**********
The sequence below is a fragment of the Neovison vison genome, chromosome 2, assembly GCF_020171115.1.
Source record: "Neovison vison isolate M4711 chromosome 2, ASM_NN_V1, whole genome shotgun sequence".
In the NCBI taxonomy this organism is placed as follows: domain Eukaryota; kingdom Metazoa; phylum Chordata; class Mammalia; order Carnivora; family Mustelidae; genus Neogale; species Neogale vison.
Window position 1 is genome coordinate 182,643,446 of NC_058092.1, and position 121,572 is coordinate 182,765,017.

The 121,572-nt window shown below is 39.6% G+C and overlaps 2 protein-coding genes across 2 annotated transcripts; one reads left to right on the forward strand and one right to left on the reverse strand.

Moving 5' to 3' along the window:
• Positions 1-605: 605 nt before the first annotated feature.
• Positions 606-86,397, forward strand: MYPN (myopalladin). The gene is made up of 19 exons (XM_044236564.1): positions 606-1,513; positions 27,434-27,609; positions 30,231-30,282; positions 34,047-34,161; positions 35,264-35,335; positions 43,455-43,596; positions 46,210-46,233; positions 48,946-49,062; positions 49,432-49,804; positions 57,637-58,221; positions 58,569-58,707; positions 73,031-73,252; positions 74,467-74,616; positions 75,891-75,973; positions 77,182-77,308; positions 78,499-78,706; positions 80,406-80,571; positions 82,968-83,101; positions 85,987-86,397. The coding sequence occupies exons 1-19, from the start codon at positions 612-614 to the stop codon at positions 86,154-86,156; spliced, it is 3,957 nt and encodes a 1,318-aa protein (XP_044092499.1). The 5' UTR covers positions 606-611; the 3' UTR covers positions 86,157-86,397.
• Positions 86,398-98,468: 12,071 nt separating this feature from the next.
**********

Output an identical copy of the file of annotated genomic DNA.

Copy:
The sequence below is a fragment of the Neovison vison genome, chromosome 2, assembly GCF_020171115.1.
Source record: "Neovison vison isolate M4711 chromosome 2, ASM_NN_V1, whole genome shotgun sequence".
In the NCBI taxonomy this organism is placed as follows: domain Eukaryota; kingdom Metazoa; phylum Chordata; class Mammalia; order Carnivora; family Mustelidae; genus Neogale; species Neogale vison.
Window position 1 is genome coordinate 182,643,446 of NC_058092.1, and position 121,572 is coordinate 182,765,017.

The 121,572-nt window shown below is 39.6% G+C and overlaps 2 protein-coding genes across 2 annotated transcripts; one reads left to right on the forward strand and one right to left on the reverse strand.

Moving 5' to 3' along the window:
• Positions 1-605: 605 nt before the first annotated feature.
• Positions 606-86,397, forward strand: MYPN (myopalladin). The gene is made up of 19 exons (XM_044236564.1): positions 606-1,513; positions 27,434-27,609; positions 30,231-30,282; positions 34,047-34,161; positions 35,264-35,335; positions 43,455-43,596; positions 46,210-46,233; positions 48,946-49,062; positions 49,432-49,804; positions 57,637-58,221; positions 58,569-58,707; positions 73,031-73,252; positions 74,467-74,616; positions 75,891-75,973; positions 77,182-77,308; positions 78,499-78,706; positions 80,406-80,571; positions 82,968-83,101; positions 85,987-86,397. The coding sequence occupies exons 1-19, from the start codon at positions 612-614 to the stop codon at positions 86,154-86,156; spliced, it is 3,957 nt and encodes a 1,318-aa protein (XP_044092499.1). The 5' UTR covers positions 606-611; the 3' UTR covers positions 86,157-86,397.
• Positions 86,398-98,468: 12,071 nt separating this feature from the next.